Fouad Ajami: How Oil Changed the Politics of the Middle East
It was not so much the guns of Oct. 6, 1973, and the assault of the Egyptian and Syrian armies against Israel, that changed contemporary history and remade our world. It was the use 11 days later of the "oil weapon," and the price increases that followed, which tipped the scales of history.
By the time OPEC unsheathed the oil weapon, 30 years ago today, the tide of battle had turned. Israel had regained the initiative: its soldiers had crossed to the western side of the Suez Canal, and were within striking distance of Damascus as well. It was then, on the edge of yet another Arab calamity, that the Saudi monarch, King Faisal, broke with his American protectors and began what turned into a frontal assault on the very bases of the post-World War II international order.
On Oct. 17, 1973, the Organization of Petroleum Exporting Countries raised the price of oil to more than $5 a barrel from $3 a barrel; a day later it cut production by 5 percent a month; three days later, it imposed an embargo on petroleum exports to the United States. Then the shah of Iran struck with a rebellion of his own. In Tehran, just before Christmas, he secured the consent of the other oil-producing nations for yet another price increase, to $11.65 a barrel.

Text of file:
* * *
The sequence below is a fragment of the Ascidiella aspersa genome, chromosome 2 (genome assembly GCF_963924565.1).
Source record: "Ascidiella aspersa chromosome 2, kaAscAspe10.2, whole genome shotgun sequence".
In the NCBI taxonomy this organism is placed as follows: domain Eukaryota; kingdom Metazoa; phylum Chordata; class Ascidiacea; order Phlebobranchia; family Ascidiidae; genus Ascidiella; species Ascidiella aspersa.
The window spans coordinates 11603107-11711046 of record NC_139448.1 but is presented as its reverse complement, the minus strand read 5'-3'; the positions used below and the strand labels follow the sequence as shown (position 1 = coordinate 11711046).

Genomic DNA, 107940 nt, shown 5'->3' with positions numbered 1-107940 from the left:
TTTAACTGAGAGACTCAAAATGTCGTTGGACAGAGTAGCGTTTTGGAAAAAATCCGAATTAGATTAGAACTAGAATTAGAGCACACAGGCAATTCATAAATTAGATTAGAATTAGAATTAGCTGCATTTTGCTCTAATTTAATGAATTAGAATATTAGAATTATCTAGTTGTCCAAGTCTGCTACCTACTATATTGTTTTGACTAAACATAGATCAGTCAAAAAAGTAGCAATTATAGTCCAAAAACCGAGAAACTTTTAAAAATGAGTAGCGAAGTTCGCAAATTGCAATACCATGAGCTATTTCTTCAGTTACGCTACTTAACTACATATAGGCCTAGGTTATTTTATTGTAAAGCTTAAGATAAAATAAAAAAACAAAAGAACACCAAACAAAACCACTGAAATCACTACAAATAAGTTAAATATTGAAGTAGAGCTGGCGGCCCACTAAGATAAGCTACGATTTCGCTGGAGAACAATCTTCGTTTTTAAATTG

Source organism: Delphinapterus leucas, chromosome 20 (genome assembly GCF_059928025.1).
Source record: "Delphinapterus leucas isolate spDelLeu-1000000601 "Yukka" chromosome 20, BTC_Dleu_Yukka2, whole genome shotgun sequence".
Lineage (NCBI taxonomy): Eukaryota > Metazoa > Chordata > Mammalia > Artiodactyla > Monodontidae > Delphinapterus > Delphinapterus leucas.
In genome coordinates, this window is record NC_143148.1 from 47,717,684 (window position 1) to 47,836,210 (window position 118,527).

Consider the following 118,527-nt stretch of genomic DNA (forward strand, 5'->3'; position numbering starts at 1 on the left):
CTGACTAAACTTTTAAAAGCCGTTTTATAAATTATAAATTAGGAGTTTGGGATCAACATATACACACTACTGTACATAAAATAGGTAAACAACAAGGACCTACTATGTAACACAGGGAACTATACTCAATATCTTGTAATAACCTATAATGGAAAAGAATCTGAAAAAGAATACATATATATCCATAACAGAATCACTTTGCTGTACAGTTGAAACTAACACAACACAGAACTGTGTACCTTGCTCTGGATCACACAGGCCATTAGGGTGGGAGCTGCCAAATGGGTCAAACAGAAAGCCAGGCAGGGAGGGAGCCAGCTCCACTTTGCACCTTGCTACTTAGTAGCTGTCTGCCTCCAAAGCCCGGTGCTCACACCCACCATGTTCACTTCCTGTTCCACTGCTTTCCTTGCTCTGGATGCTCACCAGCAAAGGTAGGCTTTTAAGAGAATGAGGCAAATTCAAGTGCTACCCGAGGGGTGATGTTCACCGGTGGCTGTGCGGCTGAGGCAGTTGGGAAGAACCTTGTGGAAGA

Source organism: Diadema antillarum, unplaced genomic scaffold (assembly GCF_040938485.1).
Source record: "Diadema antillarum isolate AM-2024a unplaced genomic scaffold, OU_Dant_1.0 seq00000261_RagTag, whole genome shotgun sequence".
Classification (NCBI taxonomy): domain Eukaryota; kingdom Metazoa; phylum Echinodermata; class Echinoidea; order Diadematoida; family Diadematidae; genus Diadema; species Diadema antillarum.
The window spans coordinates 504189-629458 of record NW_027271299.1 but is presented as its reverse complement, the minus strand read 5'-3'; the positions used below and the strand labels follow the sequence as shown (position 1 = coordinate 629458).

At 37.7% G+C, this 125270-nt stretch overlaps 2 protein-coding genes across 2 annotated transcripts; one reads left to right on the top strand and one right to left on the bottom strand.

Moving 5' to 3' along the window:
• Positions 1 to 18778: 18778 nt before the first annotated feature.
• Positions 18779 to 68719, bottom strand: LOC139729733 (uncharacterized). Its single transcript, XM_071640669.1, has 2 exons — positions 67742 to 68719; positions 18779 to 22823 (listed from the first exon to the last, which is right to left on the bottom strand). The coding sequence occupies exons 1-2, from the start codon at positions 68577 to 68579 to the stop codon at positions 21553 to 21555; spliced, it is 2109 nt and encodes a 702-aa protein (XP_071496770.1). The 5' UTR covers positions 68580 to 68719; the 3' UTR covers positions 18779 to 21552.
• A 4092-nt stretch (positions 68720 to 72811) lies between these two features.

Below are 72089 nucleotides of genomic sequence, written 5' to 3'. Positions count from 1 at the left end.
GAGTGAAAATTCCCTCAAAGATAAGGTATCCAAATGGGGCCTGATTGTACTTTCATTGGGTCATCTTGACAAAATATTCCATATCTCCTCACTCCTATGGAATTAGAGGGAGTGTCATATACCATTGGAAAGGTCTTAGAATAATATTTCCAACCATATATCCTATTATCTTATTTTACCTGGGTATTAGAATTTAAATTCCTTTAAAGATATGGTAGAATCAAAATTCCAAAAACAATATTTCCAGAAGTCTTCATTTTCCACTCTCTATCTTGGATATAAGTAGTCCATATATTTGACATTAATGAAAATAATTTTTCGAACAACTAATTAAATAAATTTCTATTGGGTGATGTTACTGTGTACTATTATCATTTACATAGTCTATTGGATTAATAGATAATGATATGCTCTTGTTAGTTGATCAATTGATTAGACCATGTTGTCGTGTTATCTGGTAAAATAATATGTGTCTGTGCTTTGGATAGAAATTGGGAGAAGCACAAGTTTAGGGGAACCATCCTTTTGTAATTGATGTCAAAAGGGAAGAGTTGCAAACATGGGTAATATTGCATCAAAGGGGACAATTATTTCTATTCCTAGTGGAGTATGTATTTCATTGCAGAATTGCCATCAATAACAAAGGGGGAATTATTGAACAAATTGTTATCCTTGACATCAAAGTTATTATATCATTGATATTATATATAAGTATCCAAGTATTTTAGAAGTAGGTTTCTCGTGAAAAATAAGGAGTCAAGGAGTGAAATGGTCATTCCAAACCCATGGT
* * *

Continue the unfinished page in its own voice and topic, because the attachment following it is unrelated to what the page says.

In the "Thousand and One Nights," the recurring theme is of the beggar becoming king and the king a beggar. So it was when OPEC imposed its embargo. It was an attempt to turn the stuff of fantasy into reality, to make the largest transfer of wealth in the annals of nations. Secretary of State Henry A. Kissinger was among those who realized this. "Never before in history," he wrote in his memoirs, "has a group of such relatively weak nations been able to impose with so little protest such a dramatic change in the way of life of the overwhelming majority of the rest of mankind."
No tears were shed, though, for the old order of things in those countries rich with oil, or in the large stretches of the Arab-Muslim world on their periphery. The peoples of those lands had long dreamt of just such a moment. They hadn't quite foreseen how the dream would play out. Still, the modern nationalisms of the Arabs and the Iranians had always revolved around the use of oil; the grievances of these nationalisms were tales of how Western prospectors and explorers, and their powerful world-spanning companies, had worked their way on the politics of the Arab Middle East and brought about its subjugation.
These lands, it seemed, were now done with that history. Everywhere in the Arab world there was a palpable sense of excitement, of defeats avenged. Nothing was out of reach. New wealth would bring the latest technology and training and secure the withdrawal of Israel from the lands it occupied in 1967. Modern history itself could be short-circuited; poor, unskilled societies would be able to join the era of technology and industry.
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